affected animal lives as well as humans. 51 In Dublin, for example, demand for meat crowded more cattle into city markets, city slaughterhouses and city quays waiting for ships to England. The humanemovement had some success in improving the treatment of working animals but the city also demanded more of them. The dog fancy encouraged the elimination of certain types of dogs and changed acceptable dog behaviours. The city that emerged at the end of the century was a compromise between reformers’ desires for markers of urban civility and the need to accommodate
It will be noted that, unlike many modern historians of the animal protection
movement, Mill presumed that animal suffering per se was the real, primary
concern of the activists, and that claims for the social or political benefits of
anti-cruelty laws were merely a stratagem for winning over a sceptical public.
The American scholar Roswell McCrea, in his intelligent history of the humanemovement, published in 1910, likewise observed that most nineteenth-century
animal advocacy was ‘based on a “faith” rather than on any rationalistic scheme
Roswell McCrea, The HumaneMovement: A Descriptive Survey (New York: Columbia
University Press, 1910), p. 89.
‘The importation of cattle’, letter from T.F. Hewitt, Secretary of the Hull and East Riding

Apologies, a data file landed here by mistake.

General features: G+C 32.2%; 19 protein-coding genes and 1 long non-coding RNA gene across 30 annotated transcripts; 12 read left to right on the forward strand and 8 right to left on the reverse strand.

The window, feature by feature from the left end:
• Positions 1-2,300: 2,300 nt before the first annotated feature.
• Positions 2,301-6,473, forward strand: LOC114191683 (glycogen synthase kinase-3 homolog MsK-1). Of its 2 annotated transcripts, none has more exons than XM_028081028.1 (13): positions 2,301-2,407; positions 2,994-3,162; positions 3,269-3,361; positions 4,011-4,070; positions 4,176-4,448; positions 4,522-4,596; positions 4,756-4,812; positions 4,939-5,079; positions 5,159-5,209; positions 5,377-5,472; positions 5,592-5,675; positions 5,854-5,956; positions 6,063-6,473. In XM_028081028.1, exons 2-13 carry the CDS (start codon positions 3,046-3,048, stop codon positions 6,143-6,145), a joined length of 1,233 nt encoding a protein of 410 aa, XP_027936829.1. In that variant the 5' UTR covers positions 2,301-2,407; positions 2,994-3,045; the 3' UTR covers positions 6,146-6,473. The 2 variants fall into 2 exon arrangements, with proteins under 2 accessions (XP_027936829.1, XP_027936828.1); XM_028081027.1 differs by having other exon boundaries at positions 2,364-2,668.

branch of the RSPCA to the Times (4 August 1865), p. 10. Liverpool RSPCA Reports
(1873), p. 11; (1876), pp. 14–15; (1877), p. 12; (1878), p. 12; (1881), p. 13.
All these abuses were frequently discussed in the press, in connection with parliamentary reports on the Contagious Diseases (Animals) bill of Spring 1869. The Times (28
September 1866), p. 5; (29 July 1869), p
suffering per se was the real, primary concern of the activists, and that claims for the social or political benefits
of anti-cruelty laws were merely a stratagem for winning over a sceptical public. The American scholar Roswell McCrea, in his intelligent history of the humanemovement, published in 1910, likewise observed that
most nineteenth-century animal advocacy was ‘based on a “faith” rather
than on any rationalistic scheme of fundamentals. The emotional basis is
the common one, and the kind treatment of animals is assumed to be a
thing desirable in itself, as
), Animals in Victorian Literature and Culture: Contexts for
Criticism (London: Palgrave Macmillan, 2017).
58 ‘Home for lost dogs’, letter from the Secretary of the Dogs’ Home, Charles Colam,
in the Standard (24 December 1886), p. 2. Ouida, ‘Cure for rabies’, letter to the